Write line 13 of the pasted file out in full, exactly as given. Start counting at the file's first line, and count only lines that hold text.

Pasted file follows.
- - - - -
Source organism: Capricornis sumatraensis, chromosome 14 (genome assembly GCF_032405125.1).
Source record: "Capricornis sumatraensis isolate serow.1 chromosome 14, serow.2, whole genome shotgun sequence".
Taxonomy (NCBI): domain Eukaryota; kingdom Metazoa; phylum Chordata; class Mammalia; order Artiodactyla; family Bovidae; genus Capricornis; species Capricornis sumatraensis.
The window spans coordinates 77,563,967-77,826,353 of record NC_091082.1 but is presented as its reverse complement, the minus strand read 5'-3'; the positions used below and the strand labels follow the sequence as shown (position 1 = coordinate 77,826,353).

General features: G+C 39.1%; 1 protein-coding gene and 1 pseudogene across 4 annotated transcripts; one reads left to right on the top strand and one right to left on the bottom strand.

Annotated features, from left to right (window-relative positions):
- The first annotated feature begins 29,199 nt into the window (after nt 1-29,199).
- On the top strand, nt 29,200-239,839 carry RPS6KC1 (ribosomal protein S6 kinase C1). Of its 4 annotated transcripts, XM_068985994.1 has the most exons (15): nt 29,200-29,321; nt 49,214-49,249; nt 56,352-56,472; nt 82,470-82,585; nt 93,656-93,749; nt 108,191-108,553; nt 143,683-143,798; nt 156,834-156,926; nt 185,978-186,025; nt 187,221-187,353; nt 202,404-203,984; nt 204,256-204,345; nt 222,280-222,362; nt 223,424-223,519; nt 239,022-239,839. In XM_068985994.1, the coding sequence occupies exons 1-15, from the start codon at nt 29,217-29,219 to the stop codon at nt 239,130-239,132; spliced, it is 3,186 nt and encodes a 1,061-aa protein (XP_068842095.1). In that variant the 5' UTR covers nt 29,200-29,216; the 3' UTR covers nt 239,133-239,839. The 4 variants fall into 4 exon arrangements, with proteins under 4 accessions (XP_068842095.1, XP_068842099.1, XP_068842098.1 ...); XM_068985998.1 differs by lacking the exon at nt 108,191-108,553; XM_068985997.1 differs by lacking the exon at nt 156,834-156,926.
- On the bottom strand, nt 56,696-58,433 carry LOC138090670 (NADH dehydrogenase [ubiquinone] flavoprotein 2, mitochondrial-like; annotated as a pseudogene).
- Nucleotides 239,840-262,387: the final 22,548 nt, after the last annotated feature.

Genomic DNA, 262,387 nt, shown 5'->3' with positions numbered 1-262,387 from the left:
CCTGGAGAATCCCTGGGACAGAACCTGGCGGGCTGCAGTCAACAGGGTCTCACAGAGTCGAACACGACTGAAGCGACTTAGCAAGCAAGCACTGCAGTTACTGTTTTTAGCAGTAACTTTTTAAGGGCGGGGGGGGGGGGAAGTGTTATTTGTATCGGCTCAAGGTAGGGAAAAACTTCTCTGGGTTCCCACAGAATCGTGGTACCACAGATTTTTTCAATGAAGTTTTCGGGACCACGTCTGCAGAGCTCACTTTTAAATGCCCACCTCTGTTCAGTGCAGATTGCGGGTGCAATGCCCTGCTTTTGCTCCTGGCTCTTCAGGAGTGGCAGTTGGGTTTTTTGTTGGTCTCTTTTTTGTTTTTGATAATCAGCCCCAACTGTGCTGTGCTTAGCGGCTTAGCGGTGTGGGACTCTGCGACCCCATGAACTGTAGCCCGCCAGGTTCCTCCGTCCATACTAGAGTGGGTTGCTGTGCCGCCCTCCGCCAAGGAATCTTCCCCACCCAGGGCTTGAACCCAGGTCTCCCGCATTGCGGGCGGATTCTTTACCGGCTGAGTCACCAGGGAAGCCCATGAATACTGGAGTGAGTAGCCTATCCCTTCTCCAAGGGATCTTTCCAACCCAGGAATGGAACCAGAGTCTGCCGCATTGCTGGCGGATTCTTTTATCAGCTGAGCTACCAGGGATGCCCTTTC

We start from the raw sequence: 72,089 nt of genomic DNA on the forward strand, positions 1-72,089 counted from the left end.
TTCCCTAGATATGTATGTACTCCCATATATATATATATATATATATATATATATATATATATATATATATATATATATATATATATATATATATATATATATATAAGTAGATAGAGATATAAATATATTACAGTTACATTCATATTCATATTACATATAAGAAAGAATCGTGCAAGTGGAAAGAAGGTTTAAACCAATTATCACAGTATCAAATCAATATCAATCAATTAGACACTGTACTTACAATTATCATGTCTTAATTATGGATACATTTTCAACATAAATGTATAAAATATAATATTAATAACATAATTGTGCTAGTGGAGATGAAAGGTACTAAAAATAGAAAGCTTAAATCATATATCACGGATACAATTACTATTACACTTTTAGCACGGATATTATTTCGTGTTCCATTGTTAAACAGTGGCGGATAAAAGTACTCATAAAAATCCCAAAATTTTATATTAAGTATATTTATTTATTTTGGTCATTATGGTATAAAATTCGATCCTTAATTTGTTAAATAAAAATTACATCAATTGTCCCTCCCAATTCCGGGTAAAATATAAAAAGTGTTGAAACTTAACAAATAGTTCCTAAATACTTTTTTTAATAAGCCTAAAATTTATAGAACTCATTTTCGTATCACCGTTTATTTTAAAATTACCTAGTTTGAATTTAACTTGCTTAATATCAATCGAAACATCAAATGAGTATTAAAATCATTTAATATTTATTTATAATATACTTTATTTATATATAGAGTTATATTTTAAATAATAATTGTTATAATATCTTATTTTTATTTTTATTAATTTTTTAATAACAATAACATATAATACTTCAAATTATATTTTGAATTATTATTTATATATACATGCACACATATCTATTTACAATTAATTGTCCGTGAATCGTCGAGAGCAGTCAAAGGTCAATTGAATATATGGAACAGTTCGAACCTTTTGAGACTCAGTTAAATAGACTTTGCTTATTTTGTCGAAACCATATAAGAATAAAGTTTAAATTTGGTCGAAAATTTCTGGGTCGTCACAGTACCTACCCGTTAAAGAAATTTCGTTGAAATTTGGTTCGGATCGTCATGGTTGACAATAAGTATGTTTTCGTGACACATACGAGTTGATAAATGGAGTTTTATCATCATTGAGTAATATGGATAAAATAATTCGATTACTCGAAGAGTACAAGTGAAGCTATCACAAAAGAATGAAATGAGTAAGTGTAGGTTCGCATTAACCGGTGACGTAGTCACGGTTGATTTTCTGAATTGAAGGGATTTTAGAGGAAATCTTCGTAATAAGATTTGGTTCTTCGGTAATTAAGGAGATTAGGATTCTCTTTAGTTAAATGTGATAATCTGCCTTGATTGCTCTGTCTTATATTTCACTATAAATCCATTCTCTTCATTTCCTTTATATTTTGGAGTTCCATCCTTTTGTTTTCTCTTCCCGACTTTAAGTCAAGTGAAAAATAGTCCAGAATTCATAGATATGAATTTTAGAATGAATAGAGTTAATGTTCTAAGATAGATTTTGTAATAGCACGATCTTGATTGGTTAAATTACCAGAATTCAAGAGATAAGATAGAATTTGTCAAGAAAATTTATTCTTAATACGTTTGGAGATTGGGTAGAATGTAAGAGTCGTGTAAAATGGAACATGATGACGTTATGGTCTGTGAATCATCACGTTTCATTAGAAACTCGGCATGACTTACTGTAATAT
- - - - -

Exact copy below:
We start from the raw sequence: 72,089 nt of genomic DNA on the forward strand, positions 1-72,089 counted from the left end.